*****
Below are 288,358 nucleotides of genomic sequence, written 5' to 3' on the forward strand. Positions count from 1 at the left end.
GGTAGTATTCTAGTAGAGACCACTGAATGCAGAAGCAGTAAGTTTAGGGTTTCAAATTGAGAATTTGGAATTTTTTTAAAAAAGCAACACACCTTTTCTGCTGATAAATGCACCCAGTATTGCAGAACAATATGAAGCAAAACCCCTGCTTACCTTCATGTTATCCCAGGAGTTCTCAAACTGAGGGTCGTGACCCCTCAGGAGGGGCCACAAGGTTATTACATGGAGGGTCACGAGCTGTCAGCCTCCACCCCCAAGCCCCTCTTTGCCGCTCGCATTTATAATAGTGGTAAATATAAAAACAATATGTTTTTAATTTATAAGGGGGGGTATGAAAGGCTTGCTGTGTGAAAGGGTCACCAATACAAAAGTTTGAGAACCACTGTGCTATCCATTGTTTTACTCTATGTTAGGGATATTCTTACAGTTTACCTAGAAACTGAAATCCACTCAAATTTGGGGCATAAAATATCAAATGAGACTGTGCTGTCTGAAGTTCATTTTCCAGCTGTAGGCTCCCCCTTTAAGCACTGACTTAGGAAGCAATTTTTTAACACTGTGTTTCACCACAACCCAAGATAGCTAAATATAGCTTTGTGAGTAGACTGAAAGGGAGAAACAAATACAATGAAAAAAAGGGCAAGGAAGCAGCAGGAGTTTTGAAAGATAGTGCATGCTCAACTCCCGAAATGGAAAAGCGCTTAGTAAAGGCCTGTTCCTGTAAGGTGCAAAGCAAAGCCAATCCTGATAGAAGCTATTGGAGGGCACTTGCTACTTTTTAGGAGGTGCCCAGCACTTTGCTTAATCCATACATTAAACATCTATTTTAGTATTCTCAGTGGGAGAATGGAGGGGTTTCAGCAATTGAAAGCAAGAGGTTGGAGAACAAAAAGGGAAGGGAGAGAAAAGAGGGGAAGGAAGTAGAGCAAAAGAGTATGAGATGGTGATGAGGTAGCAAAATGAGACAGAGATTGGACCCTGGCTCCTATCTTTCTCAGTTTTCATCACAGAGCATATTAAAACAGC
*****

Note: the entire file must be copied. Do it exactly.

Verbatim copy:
Below are 288,358 nucleotides of genomic sequence, written 5' to 3' on the forward strand. Positions count from 1 at the left end.
GGTAGTATTCTAGTAGAGACCACTGAATGCAGAAGCAGTAAGTTTAGGGTTTCAAATTGAGAATTTGGAATTTTTTTAAAAAAGCAACACACCTTTTCTGCTGATAAATGCACCCAGTATTGCAGAACAATATGAAGCAAAACCCCTGCTTACCTTCATGTTATCCCAGGAGTTCTCAAACTGAGGGTCGTGACCCCTCAGGAGGGGCCACAAGGTTATTACATGGAGGGTCACGAGCTGTCAGCCTCCACCCCCAAGCCCCTCTTTGCCGCTCGCATTTATAATAGTGGTAAATATAAAAACAATATGTTTTTAATTTATAAGGGGGGGTATGAAAGGCTTGCTGTGTGAAAGGGTCACCAATACAAAAGTTTGAGAACCACTGTGCTATCCATTGTTTTACTCTATGTTAGGGATATTCTTACAGTTTACCTAGAAACTGAAATCCACTCAAATTTGGGGCATAAAATATCAAATGAGACTGTGCTGTCTGAAGTTCATTTTCCAGCTGTAGGCTCCCCCTTTAAGCACTGACTTAGGAAGCAATTTTTTAACACTGTGTTTCACCACAACCCAAGATAGCTAAATATAGCTTTGTGAGTAGACTGAAAGGGAGAAACAAATACAATGAAAAAAAGGGCAAGGAAGCAGCAGGAGTTTTGAAAGATAGTGCATGCTCAACTCCCGAAATGGAAAAGCGCTTAGTAAAGGCCTGTTCCTGTAAGGTGCAAAGCAAAGCCAATCCTGATAGAAGCTATTGGAGGGCACTTGCTACTTTTTAGGAGGTGCCCAGCACTTTGCTTAATCCATACATTAAACATCTATTTTAGTATTCTCAGTGGGAGAATGGAGGGGTTTCAGCAATTGAAAGCAAGAGGTTGGAGAACAAAAAGGGAAGGGAGAGAAAAGAGGGGAAGGAAGTAGAGCAAAAGAGTATGAGATGGTGATGAGGTAGCAAAATGAGACAGAGATTGGACCCTGGCTCCTATCTTTCTCAGTTTTCATCACAGAGCATATTAAAACAGC